Business owners can make the most of charitable giving

By Nate Rothbauer
Manager, Moss Adams LLP

Charitable giving often comes to mind around the holidays when many are inspired to help the needy or fund a worthy cause. While reducing taxes is not the main reason many of us give, donations can certainly help a company’s bottom line. However, business owners need to understand the rules for tax-deductible charitable contributions, which, like taxes in general, can get pretty complicated.

That’s why it’s important to establish a corporate gifting strategy to ensure not only that IRS corporate gifting rules are followed, but also that the charitable organizations your business selects put donations to good use.

If you don’t already have a strategy, here are a few tips to help you get started.

Establish your priorities. After highlighting causes important to you, you’ll want to identify bona fide charitable organizations that are tax-exempt so contributions can be deducted. Sites such as can help. Then consider how much you can donate in terms of time and money. If you want to donate assets other than money, consider what forms they will take. You’ll also want to decide whether to disclose your identity or remain anonymous.

Make giving part of your business plan. Understanding tax limitations on charitable deductions can help your company make the most of the amounts you gift. While your company can make any amount of contributions, the IRS limits deductions at 10 percent of net taxable income. Contributions above 10 percent can be carried over into future years. For flow-through businesses, such as an S corporation, partnership, or LLC, the limitation is determined on the owner’s tax return and could be up to 30 or 50 percent of income.

Document the value of your charitable activities. This includes any in-kind donation of services or products, which may also qualify as a tax deduction. Reporting on charitable activities to employees and other stakeholders demonstrates your commitment and appreciation. Charitable activities can help distinguish your company in the business community as well as among the competition, which also helps your company stand out as a potential employer.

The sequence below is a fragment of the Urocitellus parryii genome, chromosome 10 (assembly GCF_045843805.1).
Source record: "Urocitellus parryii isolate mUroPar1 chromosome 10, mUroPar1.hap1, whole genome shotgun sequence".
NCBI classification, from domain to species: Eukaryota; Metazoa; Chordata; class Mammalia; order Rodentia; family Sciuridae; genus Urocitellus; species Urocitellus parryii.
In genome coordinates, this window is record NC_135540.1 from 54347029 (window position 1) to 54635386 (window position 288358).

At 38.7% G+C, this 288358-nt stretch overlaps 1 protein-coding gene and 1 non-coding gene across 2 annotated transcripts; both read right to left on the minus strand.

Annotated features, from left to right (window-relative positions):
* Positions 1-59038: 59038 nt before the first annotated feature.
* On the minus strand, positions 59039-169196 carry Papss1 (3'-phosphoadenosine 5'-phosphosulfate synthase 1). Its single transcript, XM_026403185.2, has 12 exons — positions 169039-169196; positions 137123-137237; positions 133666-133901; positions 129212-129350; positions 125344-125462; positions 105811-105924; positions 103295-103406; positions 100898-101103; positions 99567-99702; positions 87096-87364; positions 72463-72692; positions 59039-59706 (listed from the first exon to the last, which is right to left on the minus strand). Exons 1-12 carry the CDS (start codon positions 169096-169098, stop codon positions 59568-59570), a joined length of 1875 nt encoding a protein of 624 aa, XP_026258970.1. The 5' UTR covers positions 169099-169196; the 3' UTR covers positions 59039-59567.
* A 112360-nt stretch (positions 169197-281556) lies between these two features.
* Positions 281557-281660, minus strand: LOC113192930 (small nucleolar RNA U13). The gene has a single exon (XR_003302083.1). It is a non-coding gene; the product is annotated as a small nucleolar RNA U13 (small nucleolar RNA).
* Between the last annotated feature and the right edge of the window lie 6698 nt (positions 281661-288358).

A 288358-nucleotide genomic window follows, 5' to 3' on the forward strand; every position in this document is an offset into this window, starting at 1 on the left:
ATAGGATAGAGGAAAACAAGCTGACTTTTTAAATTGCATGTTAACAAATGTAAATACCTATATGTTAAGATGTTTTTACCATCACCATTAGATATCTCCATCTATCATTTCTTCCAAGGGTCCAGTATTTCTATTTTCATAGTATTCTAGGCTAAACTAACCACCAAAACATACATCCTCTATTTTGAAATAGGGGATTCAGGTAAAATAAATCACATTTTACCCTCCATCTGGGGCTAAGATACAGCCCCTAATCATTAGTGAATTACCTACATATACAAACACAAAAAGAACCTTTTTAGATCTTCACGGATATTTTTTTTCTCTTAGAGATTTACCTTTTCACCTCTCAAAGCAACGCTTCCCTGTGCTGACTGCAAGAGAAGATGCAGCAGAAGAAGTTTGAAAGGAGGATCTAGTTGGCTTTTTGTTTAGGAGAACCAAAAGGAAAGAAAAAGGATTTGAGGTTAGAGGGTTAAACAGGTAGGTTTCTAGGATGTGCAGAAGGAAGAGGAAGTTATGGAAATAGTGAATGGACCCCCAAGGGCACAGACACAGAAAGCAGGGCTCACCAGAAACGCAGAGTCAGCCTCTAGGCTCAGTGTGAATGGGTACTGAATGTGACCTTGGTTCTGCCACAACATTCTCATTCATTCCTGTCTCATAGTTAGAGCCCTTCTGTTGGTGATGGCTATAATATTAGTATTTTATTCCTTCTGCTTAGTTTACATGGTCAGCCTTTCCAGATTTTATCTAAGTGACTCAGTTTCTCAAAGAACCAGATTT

Explore future opportunities and long-term business plans. If you plan to eventually sell your company or transition ownership interests, you’ll have a major opportunity to increase your charitable activities. Business ownership interests fuel your personal net worth, so a change in ownership status can present new opportunities to reduce your income and estate tax liabilities while increasing your charitable contributions. Examples of popular gifting strategies available during a “liquidity event” (such as selling one’s business) are donor advised funds, private foundations, and charitable remainder trusts.

A few additional things to keep in mind as you establish your plan:

S corporations can deduct the fair market value of appreciated assets contributed to charity, which reduces the shareholders’ basis in the S corporation by the assets’ basis. This provision is available through the end of 2011.

C corporations can take an enhanced deduction for contributions of certain wholesome food inventory, computer technology and equipment, or book inventory through the end of 2011. The deduction is equal to the lesser of either the basis plus half of the property’s appreciation or twice the property’s basis. The enhanced deduction for wholesome food inventory is available to other entities but cannot exceed 10 percent of the taxpayer’s aggregate net income for the year.

Charitable giving fuels much of what makes our community thrive. If that’s important to you, these tips can help you make the most of your donations and leave a lasting legacy for future generations.

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